News Stories

When Medicine Kills

The US now spends around $15 billion a year fighting illegal drugs that are often grown on foreign soil, while medicines that are produced right here in the US are killing people. No one knows exactly what share of medicines are fake, badly made, or stolen.

Bad drugs are a global problem, especailly in "third world" countries where officials can be bribed, health systems lax and consumers are desperate. But it can happen right here in the US too.

One recent example is the at least 12 deaths caused by deaths from a fungal meningitis outbreak linked to contaminated epidural steroid injections distributed by a compounding pharmacy in Massachusetts.

The CDC is concerned about how much higher the death toll will climb, since they have estimated that about 13,000 people received the potentially contaminated injections in 23 states.

Fungal meningitis is a type of meningitis that in this case was caused by aspergillius, a common mold that somehow tainted vials of the epidural injections. It causes inflammation of the spinal cord and protective membranes covering the brain, which generally leads to an infection in the fluid surrounding the brain and spinal cord.

Not everyone who got a contaminated shot will get sick, and the number of cases may continue to rise for some time, since it can take up to a month for fungal meningitis to appear in infected people. The CDC estimates that about 13,000 people received the potentially contaminated injections in 23 states.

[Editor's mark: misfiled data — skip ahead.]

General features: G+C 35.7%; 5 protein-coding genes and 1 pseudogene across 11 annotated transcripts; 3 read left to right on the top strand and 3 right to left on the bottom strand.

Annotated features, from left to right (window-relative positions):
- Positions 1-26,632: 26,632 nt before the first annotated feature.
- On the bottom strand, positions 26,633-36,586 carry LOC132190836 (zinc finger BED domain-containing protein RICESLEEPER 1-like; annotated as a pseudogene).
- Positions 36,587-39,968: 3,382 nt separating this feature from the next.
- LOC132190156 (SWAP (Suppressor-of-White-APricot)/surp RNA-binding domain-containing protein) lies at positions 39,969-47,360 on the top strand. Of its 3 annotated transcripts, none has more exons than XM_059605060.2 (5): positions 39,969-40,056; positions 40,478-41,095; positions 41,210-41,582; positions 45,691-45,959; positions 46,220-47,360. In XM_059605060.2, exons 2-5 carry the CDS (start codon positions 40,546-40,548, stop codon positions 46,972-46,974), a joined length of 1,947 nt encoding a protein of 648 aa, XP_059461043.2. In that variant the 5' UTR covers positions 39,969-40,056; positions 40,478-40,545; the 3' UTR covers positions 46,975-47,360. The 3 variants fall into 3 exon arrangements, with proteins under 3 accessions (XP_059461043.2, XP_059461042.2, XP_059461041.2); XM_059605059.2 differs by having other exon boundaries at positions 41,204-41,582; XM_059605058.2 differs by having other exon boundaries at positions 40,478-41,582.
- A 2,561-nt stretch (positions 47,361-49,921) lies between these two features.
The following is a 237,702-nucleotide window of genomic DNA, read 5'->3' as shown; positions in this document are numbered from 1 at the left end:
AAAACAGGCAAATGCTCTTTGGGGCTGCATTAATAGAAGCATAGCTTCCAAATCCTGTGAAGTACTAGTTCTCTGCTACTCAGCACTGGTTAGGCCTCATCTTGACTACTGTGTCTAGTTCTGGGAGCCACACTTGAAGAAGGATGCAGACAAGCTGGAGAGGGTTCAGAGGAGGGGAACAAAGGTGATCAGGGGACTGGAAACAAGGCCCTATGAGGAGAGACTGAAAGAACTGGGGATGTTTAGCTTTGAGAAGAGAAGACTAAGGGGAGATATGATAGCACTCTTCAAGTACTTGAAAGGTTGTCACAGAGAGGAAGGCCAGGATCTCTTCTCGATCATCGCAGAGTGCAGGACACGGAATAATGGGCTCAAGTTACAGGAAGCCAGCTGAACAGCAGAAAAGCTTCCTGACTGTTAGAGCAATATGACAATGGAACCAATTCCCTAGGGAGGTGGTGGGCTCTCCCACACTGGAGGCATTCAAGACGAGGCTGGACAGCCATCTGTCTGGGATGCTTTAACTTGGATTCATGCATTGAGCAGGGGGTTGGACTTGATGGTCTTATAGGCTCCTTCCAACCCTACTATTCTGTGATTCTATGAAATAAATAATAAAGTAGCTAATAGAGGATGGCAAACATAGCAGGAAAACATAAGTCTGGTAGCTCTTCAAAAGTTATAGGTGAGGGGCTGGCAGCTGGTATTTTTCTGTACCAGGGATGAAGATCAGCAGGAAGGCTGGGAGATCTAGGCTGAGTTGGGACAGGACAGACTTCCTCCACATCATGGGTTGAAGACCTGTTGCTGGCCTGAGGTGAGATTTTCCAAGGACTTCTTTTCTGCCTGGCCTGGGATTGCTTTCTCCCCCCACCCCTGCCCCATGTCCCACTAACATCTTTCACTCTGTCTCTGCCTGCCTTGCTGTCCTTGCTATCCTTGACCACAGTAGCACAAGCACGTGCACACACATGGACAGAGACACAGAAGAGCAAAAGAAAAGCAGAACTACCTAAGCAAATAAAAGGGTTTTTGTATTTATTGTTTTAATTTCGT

Some prescription medicines are outright fakes. A survey by the World Health Organization (WHO) in 2011 found that 64% of antimalarial drugs were fake. Over 70% of drugs consumed in Nigeria are imported from India and China, where fake drugs abound.

In the October 13-19th edition of the Economist reports that, "raw materials come from one place and are processed into active ingredients in another. Pill-fillers and coating come from other sources. Manufacturing and packaging may be separate. To reach the dispensary, the drug passes through distribution chains (and may be repackaged). In America 80% of drugs’ active ingredients come from abroad. "

A contaminated blood thinner, heparin, was linked to 149 American deaths in 2007-08. This year it emerged that some vials of the cancer medicine Avastin contained no active ingredient. In the heparin case Chinese suppliers replaced the main ingredient with a cheaper, dangerous substance that still passed authentication tests. The fake Avastin apparently hopped from Turkey to Britain to America, with help from a Canadian online pharmacy."

Countries such a China and India are cracking down (China even executed its top drug official in 2007 for approving untested medicine in exchange for bribes). But the problem continues to grow. According to the Economist, " In January 2009, 81 countries noted counterfeit versions of 20 Pfizer drugs. As of July 2012, 106 had found 60 such fakes."

It's clear that when it comes to drugs, we're fighting the wrong war!

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